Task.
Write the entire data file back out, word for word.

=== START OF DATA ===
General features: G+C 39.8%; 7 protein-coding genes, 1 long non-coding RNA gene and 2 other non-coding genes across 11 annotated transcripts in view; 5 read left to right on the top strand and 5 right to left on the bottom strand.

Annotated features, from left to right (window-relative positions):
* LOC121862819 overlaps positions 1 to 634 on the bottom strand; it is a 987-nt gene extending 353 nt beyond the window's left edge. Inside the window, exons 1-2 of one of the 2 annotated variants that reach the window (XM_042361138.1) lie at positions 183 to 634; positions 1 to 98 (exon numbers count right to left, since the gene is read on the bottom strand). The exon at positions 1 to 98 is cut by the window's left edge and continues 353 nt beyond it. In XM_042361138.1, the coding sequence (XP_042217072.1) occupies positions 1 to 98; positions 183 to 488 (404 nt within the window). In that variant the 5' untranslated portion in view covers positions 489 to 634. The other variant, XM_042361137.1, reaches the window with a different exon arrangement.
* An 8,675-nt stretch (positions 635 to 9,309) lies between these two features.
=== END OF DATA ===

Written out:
General features: G+C 39.8%; 7 protein-coding genes, 1 long non-coding RNA gene and 2 other non-coding genes across 11 annotated transcripts in view; 5 read left to right on the top strand and 5 right to left on the bottom strand.

Annotated features, from left to right (window-relative positions):
* LOC121862819 overlaps positions 1 to 634 on the bottom strand; it is a 987-nt gene extending 353 nt beyond the window's left edge. Inside the window, exons 1-2 of one of the 2 annotated variants that reach the window (XM_042361138.1) lie at positions 183 to 634; positions 1 to 98 (exon numbers count right to left, since the gene is read on the bottom strand). The exon at positions 1 to 98 is cut by the window's left edge and continues 353 nt beyond it. In XM_042361138.1, the coding sequence (XP_042217072.1) occupies positions 1 to 98; positions 183 to 488 (404 nt within the window). In that variant the 5' untranslated portion in view covers positions 489 to 634. The other variant, XM_042361137.1, reaches the window with a different exon arrangement.
* An 8,675-nt stretch (positions 635 to 9,309) lies between these two features.